“Set out tomorrow?” Harris said.

Julia nodded. “Enjoy our last night as humans.”

There was a tension in the den that night. A sense of finality, of endings. Of anticipation, but that was for tomorrow.

“Remember my cousin getting on the stage at the reception?” Harris said.

They lay facing each other, in their hiking clothes, heads resting on their rolled-up jackets.

“I remember your uncle getting down next to him and doing the same dance move,” Julia answered.

“The two most shameless people in the world,” Harris said. “Drunk uncles and preteen cousins.”

Julia chuckled, and there was a companionable pause.

“I wanted a stained glass window in the front door,” she said quietly.

“I wanted a garage. Probably detached, so the power tools didn’t bug you.”

“Oh, it could be attached,” Julia said with a smirk. “Just get me one of those soundproof recording booths.”

“Oooh, now I’m jealous.” Harris sighed. “I’d build you a whole studio, soundproof glass and everything.”

“And a rack mount?”

“Hell yeah, rack mounted synths. And RGB lighting everywhere.”

“And an old church piano.” Julia giggled. “Get our friends together and cut a Christmas album.”

Harris sighed. “I’m gonna miss potlucks.”

Julia hummed in agreement. “I’m gonna miss pie.”

“Sweet potatoes.”

“Roasted broccoli.”

Harris smirked. “Macaroni?”

Julia picked it up. “With the chicken strips?”

“Uhh,” they moaned together.

The reminiscing continued long into the night, until neither of them could stay awake any longer. Julia rolled over, her back against Harris' chest. Harris put his arm around her and held her closer.

“Love you,” Harris whispered.

“Love you too,” Julia whispered back.

They woke the next morning. They looked at each other, felt their acceptance mirrored back, and nodded. No words needed.

They stripped down. The clothes that they might have attempted to wash had they had time. The equipment that might have kept them alive in any other situation. Their packs, their knives, bottles and phones, wallets and shoes. All left behind.

They crawled out of the den, exposed but safe. They stood up, made eye contact, and turned towards the source of the stream.

She held out her right hand. He took it in his left. And without looking back, they started walking.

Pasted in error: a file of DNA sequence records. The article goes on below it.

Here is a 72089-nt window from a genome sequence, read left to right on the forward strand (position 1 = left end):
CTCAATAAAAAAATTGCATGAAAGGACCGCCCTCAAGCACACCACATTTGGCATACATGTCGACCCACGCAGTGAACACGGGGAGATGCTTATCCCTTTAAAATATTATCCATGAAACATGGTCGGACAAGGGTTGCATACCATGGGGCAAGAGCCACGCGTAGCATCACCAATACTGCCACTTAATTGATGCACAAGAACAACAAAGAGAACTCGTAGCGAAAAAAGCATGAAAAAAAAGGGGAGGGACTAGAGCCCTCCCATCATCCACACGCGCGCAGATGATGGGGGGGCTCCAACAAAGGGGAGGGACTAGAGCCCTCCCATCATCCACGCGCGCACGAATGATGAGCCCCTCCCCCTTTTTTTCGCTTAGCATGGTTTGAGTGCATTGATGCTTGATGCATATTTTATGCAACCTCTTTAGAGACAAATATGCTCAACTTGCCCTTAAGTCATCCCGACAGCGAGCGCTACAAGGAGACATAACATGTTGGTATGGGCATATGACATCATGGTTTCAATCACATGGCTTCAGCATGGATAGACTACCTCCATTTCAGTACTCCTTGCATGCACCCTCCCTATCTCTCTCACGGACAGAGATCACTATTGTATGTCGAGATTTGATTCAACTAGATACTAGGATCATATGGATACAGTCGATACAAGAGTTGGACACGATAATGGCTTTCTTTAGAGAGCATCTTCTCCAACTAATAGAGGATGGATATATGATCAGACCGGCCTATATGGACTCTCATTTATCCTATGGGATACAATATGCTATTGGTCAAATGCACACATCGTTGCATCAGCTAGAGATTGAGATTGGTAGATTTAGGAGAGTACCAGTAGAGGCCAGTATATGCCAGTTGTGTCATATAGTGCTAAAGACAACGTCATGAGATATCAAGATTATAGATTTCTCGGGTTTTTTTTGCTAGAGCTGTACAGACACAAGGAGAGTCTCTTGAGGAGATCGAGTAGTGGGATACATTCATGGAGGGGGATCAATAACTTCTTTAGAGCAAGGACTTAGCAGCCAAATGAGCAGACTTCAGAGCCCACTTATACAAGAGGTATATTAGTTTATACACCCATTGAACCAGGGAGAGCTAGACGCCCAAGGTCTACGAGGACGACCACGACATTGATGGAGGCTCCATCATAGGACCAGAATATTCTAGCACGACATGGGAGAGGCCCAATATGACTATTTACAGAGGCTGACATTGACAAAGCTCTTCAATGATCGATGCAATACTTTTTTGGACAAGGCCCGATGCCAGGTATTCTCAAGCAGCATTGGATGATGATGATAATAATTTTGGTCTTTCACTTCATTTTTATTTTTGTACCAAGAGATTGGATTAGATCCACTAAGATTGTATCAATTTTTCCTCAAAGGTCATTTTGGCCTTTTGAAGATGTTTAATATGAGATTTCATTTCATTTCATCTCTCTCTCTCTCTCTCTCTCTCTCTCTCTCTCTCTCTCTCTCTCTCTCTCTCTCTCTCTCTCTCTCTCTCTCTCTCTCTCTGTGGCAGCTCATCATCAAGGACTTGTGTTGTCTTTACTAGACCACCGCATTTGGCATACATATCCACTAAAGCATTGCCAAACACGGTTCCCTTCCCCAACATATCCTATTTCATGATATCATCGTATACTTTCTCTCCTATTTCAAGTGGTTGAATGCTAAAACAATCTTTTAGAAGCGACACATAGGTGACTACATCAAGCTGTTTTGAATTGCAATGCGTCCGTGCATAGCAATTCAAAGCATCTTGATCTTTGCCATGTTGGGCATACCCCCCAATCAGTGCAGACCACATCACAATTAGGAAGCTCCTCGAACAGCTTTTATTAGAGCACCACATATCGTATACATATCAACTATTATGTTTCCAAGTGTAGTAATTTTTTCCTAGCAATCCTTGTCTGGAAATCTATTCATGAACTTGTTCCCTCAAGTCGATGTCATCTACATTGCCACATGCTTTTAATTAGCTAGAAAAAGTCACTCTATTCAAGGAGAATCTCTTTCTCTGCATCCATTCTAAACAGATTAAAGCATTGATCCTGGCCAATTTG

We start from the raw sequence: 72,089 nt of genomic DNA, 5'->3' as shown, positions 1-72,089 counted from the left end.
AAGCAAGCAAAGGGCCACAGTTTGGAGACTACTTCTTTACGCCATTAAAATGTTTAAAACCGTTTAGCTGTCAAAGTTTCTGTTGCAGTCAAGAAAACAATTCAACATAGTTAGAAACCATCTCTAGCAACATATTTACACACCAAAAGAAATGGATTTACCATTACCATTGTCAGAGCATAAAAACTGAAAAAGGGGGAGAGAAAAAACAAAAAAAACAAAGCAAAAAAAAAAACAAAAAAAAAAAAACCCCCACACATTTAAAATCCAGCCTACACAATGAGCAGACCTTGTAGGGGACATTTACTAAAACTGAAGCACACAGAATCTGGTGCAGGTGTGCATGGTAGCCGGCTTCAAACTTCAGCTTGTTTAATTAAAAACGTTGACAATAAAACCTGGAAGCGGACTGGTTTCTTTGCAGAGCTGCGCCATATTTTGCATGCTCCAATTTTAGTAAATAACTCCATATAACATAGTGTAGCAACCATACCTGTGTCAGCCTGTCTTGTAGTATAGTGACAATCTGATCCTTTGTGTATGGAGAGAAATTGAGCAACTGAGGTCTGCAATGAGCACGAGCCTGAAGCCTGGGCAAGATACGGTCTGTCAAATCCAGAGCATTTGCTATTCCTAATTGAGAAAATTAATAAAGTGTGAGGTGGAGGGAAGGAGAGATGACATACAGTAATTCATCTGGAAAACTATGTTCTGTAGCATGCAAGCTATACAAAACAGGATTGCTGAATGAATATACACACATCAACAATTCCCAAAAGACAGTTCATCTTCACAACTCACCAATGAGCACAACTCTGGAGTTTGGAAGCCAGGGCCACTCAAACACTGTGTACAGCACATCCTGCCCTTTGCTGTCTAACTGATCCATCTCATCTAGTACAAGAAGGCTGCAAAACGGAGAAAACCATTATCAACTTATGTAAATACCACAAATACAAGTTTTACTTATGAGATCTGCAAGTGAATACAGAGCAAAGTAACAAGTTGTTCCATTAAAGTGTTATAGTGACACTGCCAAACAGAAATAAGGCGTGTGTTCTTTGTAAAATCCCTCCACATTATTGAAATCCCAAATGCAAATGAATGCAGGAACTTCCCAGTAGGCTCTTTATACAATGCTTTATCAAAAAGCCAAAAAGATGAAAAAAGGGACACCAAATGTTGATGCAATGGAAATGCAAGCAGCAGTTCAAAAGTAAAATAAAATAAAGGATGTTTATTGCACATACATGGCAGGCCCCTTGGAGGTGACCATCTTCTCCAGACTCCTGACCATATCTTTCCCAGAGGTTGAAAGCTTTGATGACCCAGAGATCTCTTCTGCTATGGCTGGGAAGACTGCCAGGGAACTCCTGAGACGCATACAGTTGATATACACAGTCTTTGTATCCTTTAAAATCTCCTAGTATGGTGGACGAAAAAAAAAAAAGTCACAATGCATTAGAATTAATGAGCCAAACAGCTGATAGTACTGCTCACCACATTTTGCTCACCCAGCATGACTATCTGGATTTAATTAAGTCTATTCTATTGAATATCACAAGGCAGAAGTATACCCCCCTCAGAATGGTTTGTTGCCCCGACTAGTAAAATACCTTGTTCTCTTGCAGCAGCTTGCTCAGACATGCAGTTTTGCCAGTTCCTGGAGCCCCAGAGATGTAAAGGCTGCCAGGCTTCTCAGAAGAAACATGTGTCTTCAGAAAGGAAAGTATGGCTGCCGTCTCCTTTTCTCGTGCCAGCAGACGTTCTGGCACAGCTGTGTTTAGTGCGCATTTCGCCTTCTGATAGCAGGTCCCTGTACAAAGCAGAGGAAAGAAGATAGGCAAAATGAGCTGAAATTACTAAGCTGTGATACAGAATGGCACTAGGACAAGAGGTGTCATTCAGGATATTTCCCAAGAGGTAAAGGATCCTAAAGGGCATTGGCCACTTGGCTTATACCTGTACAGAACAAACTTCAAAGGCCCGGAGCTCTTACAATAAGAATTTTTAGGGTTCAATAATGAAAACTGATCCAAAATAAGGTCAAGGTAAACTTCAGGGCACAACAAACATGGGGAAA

The forest welcomed them. No sharp rocks or roots cut their feet, no stray branches scraped their arms. The daylight filtered softly through the tree canopy. The stream was ever-present to provide water. Fruit was provided whenever they needed.

There was no marked path, but they knew the way.

At dusk, they came to a dam, water collecting behind it in a small pond. Together they climbed the small bluff and stopped at the shore on a pad of red moss and purple ferns.

They swam in the pond, washing and splashing and playing. They fell asleep with her on her back and him on his side, his head on her shoulder.

“Love you,” she said.

Love you too,” he answered.

The next morning they continued up the stream.

“It was that it understood, or at least tried to,” he said. “It wasn’t some fey creature punishing us for laws we didn’t know about. It didn’t know why I was fighting, but it wanted to know. What about you?”

“I felt its love,” she said. “Not the suffocating kind I had growing up. It wanted what I wanted, wanted to take care of my needs so I could be free.”

They laid that night in a nook between two great orange tree roots, blue and yellow ferns on the ground, him embracing her from behind.

“Love you,” he whispered.

“Love you too,” she said, pulling his arm tighter around her.

It was start of the afternoon when they came to their new home: a great white lily blooming in the center of an open area. Green vines—a dose of familiarity!—hung from the nearby trees and snaked along the ground, all bearing an occasional white lily.